Security, peace and the control of military force is the area where thinking and approaches have changed most since the founding of the UN nearly 70 years ago. The UN Charter focused on a legal approach, requiring member states to settle international disputes by peaceful means and to refrain from the threat or use of force. In the case of threats of aggression, the Charter envisaged a succession of steps under the authority of the Security Council including blockades and severance of diplomatic relations, but, if these fail, calling on other states to provide armed forces for the “purpose of maintaining international peace and security”. It even envisaged a Military Staff Committee and the employment of forces under the strategic direction of the Security Council.
Within 10 years, Dag Hammarskjöld, the second Secretary-General had shifted the emphasis from law to preventive diplomacy, under which the Secretary-General himself could use his good offices, even without Security Council approval, to negotiate between parties in conflict. Initially this was thought to require almost total secrecy but later this was somewhat relaxed. Preventive diplomacy had an important and dramatic if little known part in defusing the Cuban missile crisis in 1962 when U Thant, then acting Secretary-General engaged in behind the scenes diplomacy which helped avoid direct confrontations between the Soviet Union and the US, an effort which later elicited formal thanks from the two powers (this incident is described in Bertrand G. Ramcharan’s Preventive Diplomacy at the UN).
Though the UN’s work in the area of peace and security was hindered and restricted by the Cold War, this didn’t prevent further initiatives. Measures to link disarmament and development were proposed at the UN on a succession of occasions by France in 1955, by the Soviet Union in 1956 and by Brazil in 1964. The French proposal envisaged that all participating states would reduce their military expenditures by a certain percentage which would increase each year. A quarter of the resources saved by disarmament would be paid into an international fund for development in developing countries. These and other ideas were made a focus of the three UN special sessions on disarmament and development held in 1978, 1982 and 1988.
The most fundamental change came in 1994, after the end of the Cold War. The UN Development Programme’s Human Development Report proposed a fundamental shift to human security. Instead of countries concentrating on the protection of their geographic borders from other countries by military means, they should shift to a set of priorities focused on people– the protection of a country’s population from the various insecurities which affect them, internal even more than external. Such insecurities included food insecurity, health insecurities, along with environmental, personal, community and political. Gender violence was identified as a particular form of insecurity. Later the Human Development Report added financial insecurities and global crime, foreshadowing major problems of the 21st century. Human insecurities affect many more people in the world today than the traditional threats from war, even though war and civil strife continue to wreak havoc on millions of the populations in certain countries, including the record number of refugees who have fled for their lives.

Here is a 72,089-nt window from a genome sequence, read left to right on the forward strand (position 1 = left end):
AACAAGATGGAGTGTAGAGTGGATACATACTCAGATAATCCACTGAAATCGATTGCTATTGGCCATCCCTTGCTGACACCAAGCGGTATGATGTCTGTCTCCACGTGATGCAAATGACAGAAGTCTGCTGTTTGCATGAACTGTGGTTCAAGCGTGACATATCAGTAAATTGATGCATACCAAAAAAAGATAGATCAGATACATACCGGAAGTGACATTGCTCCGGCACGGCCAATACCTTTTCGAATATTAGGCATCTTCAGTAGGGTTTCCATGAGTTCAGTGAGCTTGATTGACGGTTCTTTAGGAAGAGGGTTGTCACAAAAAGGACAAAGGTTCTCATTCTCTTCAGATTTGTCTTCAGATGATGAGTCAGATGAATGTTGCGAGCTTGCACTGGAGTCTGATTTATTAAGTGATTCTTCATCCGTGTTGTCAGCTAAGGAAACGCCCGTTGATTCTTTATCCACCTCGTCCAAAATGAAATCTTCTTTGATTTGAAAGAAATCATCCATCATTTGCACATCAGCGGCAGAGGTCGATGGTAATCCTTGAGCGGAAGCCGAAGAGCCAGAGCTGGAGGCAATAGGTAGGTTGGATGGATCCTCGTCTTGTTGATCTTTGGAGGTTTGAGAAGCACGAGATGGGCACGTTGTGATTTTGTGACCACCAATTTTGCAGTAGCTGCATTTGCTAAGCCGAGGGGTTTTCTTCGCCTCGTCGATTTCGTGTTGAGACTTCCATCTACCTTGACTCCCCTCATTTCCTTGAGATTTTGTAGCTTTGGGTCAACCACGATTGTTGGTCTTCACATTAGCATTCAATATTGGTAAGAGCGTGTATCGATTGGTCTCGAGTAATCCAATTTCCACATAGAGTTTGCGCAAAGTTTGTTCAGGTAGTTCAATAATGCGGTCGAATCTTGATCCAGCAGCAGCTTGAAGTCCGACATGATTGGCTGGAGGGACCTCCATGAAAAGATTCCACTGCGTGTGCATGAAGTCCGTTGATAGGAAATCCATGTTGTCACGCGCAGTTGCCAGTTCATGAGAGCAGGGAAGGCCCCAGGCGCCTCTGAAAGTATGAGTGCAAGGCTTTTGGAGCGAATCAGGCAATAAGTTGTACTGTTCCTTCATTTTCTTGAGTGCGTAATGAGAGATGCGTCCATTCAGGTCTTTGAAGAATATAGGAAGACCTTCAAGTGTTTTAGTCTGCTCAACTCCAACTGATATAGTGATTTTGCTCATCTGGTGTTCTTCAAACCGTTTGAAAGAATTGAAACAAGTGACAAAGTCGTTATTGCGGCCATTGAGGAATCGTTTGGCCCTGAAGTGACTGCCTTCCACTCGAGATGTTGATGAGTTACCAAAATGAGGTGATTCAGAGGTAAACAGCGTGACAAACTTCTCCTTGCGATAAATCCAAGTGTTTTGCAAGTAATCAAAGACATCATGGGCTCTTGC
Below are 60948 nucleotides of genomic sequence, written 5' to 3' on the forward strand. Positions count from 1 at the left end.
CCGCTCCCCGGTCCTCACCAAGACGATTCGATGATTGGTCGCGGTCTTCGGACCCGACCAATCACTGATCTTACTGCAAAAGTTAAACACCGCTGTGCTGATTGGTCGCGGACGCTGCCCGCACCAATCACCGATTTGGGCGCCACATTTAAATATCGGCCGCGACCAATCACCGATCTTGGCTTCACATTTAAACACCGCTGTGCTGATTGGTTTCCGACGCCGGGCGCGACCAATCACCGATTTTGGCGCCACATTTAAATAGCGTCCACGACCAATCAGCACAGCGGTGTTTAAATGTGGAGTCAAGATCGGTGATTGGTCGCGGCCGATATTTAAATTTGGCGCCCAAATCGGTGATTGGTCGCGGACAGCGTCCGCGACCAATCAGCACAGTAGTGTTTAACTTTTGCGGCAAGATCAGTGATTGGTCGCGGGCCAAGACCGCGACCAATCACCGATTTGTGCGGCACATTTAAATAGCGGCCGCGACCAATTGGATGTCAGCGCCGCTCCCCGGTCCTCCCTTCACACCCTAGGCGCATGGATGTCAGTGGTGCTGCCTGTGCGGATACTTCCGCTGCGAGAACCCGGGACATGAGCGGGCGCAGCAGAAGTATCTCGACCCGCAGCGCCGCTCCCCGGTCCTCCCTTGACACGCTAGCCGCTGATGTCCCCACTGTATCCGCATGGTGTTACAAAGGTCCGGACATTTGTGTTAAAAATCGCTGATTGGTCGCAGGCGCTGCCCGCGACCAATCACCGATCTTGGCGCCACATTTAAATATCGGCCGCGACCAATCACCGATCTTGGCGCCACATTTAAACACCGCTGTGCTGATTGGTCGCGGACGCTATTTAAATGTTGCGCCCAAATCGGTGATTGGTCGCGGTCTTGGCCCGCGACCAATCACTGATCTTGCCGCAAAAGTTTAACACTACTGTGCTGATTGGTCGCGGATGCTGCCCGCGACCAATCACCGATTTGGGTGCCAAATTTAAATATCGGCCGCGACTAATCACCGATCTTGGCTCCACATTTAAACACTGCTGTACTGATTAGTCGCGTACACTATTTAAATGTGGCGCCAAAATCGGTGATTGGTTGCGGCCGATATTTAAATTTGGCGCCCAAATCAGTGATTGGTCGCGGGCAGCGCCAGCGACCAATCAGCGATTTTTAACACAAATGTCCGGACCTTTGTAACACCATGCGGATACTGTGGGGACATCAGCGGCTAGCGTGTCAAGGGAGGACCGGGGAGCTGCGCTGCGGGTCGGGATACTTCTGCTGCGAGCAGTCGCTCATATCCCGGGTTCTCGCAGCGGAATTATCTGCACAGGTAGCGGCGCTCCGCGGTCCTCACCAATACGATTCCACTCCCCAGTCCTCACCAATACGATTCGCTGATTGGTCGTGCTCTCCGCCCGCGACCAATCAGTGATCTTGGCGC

Although criticisms of human security have been made, especially because of the difficulty of prioritising among the wide variety of threats which it potentially encompasses, the concept has gained increasing attention within the UN. Several sessions of the General Assembly have been held to debate the issues and at least 20 countries have prepared National Human Development Reports focused on human insecurities and the actions required to tackle them. Latvia is the country which has most systematically explored human security as it affects its own population. An in-depth questionnaire was used to assess the insecurities felt and experienced by men and women throughout the country, with those sampled asked to rank some 30 threats in order of importance. Health risks and the inability to pay for medical care emerged at the top of the lists of human insecurities, with loss of income and unemployment next. Threats from nuclear attack were rated among the lowest. (Even in Afghanistan, a report on human security found that lack of access to safe water was ranked higher than risks of terrorist attacks.)
Austerity programmes in recent years have greatly increased the risks and human insecurities experienced by many people in many countries. Although military expenditures have sometimes been reduced as part of economic adjustments, few countries have systematically considered the consequences in terms of human insecurity, let alone planned a human response. Human security thus remains a high priority for analysis and planning in all countries, developed as well as developing and an opportunity to bring a fresh perspective to issues traditionally considered in terms of weapons and armies.
Richard Jolly is an Honorary Professor and Research Associate at the Institute of Development Studies, Sussex, and was formerly a UN Assistant Secretary-General.
Photo: © UNA-UK. Sir Richard Jolly received UNA-UK's Sir Brian Urquhart Award for Distinguished Service to the United Nations in 2013.